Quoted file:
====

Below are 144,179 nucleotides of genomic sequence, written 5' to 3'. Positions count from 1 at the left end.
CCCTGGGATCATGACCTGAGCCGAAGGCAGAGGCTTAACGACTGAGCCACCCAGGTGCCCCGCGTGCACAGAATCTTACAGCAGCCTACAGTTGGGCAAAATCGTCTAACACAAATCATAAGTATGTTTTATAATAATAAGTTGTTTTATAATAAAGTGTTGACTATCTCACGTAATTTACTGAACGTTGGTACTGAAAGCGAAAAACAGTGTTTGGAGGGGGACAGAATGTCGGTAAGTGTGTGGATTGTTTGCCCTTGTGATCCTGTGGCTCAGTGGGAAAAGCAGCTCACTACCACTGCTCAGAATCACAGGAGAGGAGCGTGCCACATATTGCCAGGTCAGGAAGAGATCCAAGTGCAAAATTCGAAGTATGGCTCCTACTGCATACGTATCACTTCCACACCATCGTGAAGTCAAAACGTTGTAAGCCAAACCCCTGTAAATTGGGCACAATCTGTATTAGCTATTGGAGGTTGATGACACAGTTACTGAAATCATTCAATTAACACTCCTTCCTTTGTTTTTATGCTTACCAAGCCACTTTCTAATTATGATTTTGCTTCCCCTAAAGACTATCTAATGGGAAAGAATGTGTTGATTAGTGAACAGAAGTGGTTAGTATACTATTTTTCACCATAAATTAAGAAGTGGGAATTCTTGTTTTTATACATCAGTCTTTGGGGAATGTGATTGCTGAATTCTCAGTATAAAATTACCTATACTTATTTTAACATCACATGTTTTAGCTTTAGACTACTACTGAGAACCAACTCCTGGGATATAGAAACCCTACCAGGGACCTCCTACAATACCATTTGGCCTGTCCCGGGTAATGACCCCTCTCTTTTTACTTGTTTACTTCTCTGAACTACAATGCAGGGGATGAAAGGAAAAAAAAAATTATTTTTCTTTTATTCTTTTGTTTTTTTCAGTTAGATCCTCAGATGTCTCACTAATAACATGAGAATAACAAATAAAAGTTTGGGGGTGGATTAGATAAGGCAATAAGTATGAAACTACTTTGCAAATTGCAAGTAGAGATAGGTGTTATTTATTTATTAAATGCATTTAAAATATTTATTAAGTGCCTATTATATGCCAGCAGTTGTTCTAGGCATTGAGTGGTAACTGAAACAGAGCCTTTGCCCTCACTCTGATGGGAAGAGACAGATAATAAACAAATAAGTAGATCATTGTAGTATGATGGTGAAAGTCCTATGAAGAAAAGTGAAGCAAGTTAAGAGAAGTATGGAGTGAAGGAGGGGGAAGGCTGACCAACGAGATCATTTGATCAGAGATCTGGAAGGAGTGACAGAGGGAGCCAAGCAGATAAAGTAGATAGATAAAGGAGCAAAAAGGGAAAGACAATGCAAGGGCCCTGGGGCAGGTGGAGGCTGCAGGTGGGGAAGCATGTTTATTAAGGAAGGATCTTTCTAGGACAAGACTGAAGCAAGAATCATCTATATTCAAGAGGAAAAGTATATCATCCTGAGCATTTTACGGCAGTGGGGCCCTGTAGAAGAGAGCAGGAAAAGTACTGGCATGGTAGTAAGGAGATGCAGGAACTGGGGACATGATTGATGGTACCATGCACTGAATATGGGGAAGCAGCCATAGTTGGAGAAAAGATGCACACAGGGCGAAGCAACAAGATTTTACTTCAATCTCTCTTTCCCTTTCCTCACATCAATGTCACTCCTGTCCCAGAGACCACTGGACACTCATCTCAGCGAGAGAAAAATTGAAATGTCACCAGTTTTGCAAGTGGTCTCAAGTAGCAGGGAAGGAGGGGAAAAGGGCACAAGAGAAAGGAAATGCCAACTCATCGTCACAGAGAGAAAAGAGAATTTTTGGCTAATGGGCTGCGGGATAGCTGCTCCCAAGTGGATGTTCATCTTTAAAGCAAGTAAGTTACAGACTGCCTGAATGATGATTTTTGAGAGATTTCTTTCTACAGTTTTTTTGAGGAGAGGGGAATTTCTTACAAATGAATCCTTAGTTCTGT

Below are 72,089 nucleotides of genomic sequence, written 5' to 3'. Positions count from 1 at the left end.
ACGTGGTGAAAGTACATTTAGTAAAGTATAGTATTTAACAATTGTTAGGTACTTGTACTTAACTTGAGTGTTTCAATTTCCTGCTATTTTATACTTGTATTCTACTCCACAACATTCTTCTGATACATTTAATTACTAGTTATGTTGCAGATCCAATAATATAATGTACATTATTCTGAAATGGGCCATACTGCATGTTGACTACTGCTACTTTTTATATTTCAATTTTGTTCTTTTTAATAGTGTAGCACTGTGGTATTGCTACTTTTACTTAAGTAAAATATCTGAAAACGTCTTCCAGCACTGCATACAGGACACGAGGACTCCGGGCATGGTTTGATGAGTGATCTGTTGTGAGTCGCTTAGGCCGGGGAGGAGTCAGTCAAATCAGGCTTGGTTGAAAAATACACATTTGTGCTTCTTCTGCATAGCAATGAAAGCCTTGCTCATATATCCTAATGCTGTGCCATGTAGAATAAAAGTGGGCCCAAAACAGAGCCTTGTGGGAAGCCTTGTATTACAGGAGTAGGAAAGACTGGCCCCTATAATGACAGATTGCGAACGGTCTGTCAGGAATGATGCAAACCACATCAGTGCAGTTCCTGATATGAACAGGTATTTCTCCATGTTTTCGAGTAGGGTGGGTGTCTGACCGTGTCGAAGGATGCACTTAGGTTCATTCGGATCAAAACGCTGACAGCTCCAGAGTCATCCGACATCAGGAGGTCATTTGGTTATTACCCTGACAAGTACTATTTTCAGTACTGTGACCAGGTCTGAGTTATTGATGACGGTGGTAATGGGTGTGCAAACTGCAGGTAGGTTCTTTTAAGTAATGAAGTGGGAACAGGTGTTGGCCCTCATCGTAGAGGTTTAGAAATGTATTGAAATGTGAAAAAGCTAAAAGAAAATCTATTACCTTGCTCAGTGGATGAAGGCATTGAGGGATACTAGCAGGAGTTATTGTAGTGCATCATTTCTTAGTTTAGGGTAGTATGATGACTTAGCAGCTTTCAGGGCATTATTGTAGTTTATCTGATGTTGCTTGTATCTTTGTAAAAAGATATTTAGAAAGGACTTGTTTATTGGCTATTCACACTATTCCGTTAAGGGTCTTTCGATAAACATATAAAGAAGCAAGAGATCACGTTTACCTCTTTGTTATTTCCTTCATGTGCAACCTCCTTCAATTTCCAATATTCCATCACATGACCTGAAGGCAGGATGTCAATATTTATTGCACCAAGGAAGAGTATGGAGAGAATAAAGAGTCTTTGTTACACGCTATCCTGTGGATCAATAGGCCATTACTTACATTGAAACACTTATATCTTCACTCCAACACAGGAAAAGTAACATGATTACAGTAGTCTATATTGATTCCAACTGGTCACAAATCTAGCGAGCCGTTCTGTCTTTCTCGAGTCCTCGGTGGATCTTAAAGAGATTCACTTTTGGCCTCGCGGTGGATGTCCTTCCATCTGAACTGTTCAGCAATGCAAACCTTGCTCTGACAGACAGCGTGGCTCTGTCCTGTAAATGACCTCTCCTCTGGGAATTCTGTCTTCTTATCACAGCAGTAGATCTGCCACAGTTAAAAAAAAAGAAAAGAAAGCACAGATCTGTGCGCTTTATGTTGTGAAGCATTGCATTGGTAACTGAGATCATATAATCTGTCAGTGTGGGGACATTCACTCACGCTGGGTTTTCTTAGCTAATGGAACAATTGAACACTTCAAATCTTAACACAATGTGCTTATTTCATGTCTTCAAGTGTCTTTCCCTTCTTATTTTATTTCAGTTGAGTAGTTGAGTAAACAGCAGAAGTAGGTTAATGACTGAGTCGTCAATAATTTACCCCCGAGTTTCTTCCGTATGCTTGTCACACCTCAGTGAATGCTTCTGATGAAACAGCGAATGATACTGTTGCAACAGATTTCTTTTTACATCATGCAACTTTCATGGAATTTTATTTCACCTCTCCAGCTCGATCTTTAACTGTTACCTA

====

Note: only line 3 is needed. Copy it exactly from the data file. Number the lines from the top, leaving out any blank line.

Below are 72,089 nucleotides of genomic sequence, written 5' to 3'. Positions count from 1 at the left end.